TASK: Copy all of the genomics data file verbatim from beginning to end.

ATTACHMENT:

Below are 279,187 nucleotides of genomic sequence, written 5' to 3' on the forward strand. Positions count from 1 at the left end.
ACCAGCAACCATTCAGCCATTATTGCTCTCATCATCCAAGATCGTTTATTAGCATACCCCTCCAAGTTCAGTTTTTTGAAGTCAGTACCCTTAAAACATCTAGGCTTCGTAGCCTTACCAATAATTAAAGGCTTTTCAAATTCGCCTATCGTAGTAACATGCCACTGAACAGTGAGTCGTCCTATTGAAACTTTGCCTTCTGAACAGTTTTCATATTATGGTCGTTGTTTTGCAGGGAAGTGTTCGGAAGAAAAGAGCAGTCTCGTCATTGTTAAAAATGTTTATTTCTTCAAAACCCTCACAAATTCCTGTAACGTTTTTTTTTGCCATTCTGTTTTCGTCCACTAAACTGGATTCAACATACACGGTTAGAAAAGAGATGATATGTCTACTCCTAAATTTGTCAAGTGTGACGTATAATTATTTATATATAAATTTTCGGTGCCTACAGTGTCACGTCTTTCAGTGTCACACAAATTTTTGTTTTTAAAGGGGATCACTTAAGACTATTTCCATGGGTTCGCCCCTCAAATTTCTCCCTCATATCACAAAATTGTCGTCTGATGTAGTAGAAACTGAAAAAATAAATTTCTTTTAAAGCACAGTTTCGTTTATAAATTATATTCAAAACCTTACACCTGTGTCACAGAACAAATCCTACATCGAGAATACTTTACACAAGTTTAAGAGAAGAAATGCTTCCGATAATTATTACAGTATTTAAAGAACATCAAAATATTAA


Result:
Below are 279,187 nucleotides of genomic sequence, written 5' to 3' on the forward strand. Positions count from 1 at the left end.
ACCAGCAACCATTCAGCCATTATTGCTCTCATCATCCAAGATCGTTTATTAGCATACCCCTCCAAGTTCAGTTTTTTGAAGTCAGTACCCTTAAAACATCTAGGCTTCGTAGCCTTACCAATAATTAAAGGCTTTTCAAATTCGCCTATCGTAGTAACATGCCACTGAACAGTGAGTCGTCCTATTGAAACTTTGCCTTCTGAACAGTTTTCATATTATGGTCGTTGTTTTGCAGGGAAGTGTTCGGAAGAAAAGAGCAGTCTCGTCATTGTTAAAAATGTTTATTTCTTCAAAACCCTCACAAATTCCTGTAACGTTTTTTTTTGCCATTCTGTTTTCGTCCACTAAACTGGATTCAACATACACGGTTAGAAAAGAGATGATATGTCTACTCCTAAATTTGTCAAGTGTGACGTATAATTATTTATATATAAATTTTCGGTGCCTACAGTGTCACGTCTTTCAGTGTCACACAAATTTTTGTTTTTAAAGGGGATCACTTAAGACTATTTCCATGGGTTCGCCCCTCAAATTTCTCCCTCATATCACAAAATTGTCGTCTGATGTAGTAGAAACTGAAAAAATAAATTTCTTTTAAAGCACAGTTTCGTTTATAAATTATATTCAAAACCTTACACCTGTGTCACAGAACAAATCCTACATCGAGAATACTTTACACAAGTTTAAGAGAAGAAATGCTTCCGATAATTATTACAGTATTTAAAGAACATCAAAATATTAA